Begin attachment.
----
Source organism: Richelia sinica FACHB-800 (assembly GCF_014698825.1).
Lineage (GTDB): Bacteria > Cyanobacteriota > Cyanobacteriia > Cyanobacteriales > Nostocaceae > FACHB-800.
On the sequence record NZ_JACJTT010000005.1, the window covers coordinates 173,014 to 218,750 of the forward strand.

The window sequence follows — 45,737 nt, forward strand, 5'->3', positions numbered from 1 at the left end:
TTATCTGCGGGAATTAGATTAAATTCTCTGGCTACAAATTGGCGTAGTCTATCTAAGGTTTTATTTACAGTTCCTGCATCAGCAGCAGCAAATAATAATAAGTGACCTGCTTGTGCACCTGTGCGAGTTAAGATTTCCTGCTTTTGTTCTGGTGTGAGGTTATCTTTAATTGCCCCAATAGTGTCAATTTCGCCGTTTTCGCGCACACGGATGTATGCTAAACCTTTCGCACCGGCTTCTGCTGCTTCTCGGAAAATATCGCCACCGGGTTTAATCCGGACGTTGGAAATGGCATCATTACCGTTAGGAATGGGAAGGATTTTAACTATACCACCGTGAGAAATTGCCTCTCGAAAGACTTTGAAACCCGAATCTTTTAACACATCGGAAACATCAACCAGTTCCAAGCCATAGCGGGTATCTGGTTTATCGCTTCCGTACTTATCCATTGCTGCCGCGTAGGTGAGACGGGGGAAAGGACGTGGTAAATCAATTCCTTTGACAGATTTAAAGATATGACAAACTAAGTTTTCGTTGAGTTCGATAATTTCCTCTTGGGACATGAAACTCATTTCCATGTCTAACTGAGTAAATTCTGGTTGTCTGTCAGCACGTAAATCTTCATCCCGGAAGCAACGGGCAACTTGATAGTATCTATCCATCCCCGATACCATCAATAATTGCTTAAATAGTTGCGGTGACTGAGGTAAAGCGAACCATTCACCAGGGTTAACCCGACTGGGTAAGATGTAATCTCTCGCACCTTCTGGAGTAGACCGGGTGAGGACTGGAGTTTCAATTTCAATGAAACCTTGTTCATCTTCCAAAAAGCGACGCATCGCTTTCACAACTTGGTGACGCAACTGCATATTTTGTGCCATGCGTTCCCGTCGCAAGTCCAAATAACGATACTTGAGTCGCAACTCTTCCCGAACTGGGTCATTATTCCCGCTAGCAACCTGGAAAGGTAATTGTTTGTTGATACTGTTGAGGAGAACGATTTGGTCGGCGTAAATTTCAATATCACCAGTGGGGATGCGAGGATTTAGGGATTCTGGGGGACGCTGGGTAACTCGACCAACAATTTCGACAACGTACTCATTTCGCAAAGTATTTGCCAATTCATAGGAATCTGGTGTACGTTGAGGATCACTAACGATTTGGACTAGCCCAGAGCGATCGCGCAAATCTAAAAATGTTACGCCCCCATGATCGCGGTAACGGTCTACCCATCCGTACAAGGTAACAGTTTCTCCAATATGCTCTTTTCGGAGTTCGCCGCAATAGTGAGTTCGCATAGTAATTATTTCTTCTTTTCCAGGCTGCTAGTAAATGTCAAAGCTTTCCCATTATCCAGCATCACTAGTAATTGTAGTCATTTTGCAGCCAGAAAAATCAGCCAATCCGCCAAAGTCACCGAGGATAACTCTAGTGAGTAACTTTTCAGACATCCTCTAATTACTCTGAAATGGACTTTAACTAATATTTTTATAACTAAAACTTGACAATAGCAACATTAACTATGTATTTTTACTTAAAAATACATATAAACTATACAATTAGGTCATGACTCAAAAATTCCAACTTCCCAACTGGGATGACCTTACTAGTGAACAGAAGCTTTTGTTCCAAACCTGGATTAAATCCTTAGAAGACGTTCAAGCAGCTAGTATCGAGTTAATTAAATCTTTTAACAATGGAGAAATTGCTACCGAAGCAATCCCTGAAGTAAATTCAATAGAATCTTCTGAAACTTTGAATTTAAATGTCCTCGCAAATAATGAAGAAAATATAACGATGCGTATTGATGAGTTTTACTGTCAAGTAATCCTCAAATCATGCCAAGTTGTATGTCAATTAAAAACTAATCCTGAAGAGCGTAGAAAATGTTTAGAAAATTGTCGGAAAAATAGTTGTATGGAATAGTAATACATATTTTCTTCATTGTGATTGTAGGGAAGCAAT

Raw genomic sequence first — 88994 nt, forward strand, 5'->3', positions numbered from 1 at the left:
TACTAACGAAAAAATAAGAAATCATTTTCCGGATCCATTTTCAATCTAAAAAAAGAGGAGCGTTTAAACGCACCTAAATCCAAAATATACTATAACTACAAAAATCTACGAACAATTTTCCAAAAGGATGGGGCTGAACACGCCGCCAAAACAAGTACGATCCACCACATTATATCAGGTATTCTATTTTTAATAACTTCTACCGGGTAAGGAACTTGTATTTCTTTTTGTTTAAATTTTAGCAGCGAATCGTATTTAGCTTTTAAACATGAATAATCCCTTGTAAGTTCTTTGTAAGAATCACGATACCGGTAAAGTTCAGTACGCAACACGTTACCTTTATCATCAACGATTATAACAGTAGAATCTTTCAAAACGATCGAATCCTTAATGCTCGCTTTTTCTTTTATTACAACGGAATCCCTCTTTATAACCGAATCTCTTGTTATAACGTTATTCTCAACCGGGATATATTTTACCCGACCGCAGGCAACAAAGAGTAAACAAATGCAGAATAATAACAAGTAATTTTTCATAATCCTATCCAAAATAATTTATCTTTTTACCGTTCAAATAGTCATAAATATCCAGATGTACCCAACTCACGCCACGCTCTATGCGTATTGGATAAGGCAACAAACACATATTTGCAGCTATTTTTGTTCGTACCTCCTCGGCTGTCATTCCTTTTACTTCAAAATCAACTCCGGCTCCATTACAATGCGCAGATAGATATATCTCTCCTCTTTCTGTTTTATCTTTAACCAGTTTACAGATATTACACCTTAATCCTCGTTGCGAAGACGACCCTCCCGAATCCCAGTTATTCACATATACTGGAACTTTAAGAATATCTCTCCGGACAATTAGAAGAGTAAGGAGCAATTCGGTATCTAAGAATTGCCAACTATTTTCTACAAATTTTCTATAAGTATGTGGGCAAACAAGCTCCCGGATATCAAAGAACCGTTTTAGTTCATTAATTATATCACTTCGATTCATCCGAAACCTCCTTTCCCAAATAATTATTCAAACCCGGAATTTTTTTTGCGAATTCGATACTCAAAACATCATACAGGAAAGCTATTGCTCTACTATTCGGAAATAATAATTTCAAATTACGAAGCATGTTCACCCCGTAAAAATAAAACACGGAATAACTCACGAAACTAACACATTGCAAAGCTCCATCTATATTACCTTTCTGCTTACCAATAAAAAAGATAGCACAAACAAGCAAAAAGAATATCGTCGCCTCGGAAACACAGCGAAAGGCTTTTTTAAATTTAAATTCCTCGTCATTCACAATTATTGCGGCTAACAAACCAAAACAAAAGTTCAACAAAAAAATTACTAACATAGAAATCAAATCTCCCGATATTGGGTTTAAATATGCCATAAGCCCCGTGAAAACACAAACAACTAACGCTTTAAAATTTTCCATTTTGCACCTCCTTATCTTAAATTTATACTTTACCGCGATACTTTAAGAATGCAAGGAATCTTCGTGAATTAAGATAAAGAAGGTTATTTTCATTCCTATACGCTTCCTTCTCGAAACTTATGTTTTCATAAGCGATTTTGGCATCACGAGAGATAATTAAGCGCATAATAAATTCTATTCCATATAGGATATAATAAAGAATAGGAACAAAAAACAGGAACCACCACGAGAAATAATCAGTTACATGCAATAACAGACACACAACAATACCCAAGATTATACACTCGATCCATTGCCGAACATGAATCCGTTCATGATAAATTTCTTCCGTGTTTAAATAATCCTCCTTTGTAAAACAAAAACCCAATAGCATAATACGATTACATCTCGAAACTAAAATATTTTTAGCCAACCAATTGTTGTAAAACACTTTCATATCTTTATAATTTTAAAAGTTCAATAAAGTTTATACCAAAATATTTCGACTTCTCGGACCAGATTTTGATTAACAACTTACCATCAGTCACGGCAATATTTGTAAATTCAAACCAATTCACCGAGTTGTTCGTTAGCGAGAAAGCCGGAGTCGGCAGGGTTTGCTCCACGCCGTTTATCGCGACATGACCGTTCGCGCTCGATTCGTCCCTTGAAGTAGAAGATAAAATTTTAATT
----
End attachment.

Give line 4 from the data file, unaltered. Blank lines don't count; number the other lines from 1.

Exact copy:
The window sequence follows — 45,737 nt, forward strand, 5'->3', positions numbered from 1 at the left end: